Ex-Las Vegas Sands CEO alleges wrongful termination in suit


The former president and CEO of the Las Vegas Sands' Macau on Wednesday filed a breach of contract lawsuit against the Las Vegas-based gaming giant, alleging he was wrongfully terminated and is owed millions of dollars in salary, bonuses and stock options.

Steven Jacobs, who was fired in July, in court papers said there were many conflicts with Sheldon Adelson, chairman of the Las Vegas Sands Corp.

The allegations paint an unflattering portrait of Adelson, claiming the casino owner made "repeated and outrageous demands" of Jacobs, despite Jacobs' "saving the Titanic" after the economy soured in 2008.

Jacobs' attorney, Don Campbell, wrote that Adelson told Jacobs to use "improper leverage against senior government officials of Macau" in order to obtain title to some apartments.

The lawsuit also alleges that Adelson told Jacobs to "threaten to withhold Sands China business from prominent Chinese banks unless they agreed to use influence with newly elected senior government officials of Macau in order to … obtain favorable treatment with regards to labor quotas and table limits."

The court papers allege also allege that Adelson ordered that "secret investigations be performed regarding the business and financial affairs of various high-ranking members of the Macau government so that any negative information obtained could be used to exert 'leverage' in order to thwart government regulations/initiatives viewed as adverse to LVSC's interests."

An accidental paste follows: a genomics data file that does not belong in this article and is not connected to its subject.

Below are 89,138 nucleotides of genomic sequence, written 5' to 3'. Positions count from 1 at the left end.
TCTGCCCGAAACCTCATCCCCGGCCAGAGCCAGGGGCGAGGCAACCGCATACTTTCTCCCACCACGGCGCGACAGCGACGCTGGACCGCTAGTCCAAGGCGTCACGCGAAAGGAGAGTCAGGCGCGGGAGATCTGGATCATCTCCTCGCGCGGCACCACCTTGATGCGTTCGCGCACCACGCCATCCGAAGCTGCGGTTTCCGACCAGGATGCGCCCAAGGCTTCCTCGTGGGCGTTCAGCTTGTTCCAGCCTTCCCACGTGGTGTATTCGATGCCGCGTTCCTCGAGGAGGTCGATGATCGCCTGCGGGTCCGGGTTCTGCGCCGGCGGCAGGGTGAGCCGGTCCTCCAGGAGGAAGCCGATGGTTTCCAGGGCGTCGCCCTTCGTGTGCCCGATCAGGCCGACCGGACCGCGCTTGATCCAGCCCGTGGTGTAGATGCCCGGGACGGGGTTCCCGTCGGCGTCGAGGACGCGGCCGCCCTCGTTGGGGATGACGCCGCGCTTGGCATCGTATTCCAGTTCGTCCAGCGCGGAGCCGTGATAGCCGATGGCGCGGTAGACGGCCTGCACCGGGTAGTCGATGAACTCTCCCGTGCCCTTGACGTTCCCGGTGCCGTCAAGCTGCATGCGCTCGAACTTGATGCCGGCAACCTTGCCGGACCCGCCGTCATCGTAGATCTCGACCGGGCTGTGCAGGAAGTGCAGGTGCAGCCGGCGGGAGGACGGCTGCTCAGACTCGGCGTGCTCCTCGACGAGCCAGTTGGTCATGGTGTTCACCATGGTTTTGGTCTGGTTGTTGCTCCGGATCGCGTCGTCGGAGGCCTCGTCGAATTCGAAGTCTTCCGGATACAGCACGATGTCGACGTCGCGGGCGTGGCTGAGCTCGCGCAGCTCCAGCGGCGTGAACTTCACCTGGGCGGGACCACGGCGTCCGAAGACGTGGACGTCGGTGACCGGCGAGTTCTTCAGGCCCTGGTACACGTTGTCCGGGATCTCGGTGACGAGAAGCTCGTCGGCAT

Other alleged conflicts between Jacobs and Adelson, according to the court papers, include Adelson's insistence that "Sands China continue to use the legal services of Macau attorney Leonel Alves "despite concerns Mr. Alves' retention posed serious risks" linked to the Foreign Corrupt Practices Act.

Perhaps most intriguing, Jacobs in court papers alleges Adelson demanded he withhold information from the Macau property's board of directors involving criminal triads, government investigations and even cost overruns at the resort on the South China Sea.

On July 23, Jacobs was terminated. In a terse letter from Adelson, no cause for the termination is mentioned. He was not allowed to clean out his office and was instead "escorted off the property by two members of security in public view" and left at the border.

Roughly two weeks later, according to court papers, Jacobs received a letter that explained he was terminated for cause, and was therefore ineligible to receive at least one year's salary for severance.

Jacobs earned $1.3 million per year and was eligible for a performance-based bonus of half that amount.

According to court papers, Jacobs saved the Macau operation.

The Las Vegas Sands owns The Palazzo and Venetian hotel-casinos and the Sands Expo and Convention Center in Las Vegas, as well as gaming operations in Pennsylvania.

Attempts to contact the Sands Las Vegas Corp. for comment were not immediately successful.

 

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